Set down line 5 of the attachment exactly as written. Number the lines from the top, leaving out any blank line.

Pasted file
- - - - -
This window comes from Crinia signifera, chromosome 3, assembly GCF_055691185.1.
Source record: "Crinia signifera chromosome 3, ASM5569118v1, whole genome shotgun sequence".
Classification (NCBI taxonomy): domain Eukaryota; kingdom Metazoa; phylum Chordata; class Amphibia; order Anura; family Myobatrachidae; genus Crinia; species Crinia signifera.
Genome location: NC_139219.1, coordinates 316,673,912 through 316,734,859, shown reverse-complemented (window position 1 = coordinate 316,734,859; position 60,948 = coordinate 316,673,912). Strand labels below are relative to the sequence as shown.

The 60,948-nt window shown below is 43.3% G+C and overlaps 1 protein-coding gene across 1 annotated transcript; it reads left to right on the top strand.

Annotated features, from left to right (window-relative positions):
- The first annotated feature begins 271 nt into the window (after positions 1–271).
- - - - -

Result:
The 60,948-nt window shown below is 43.3% G+C and overlaps 1 protein-coding gene across 1 annotated transcript; it reads left to right on the top strand.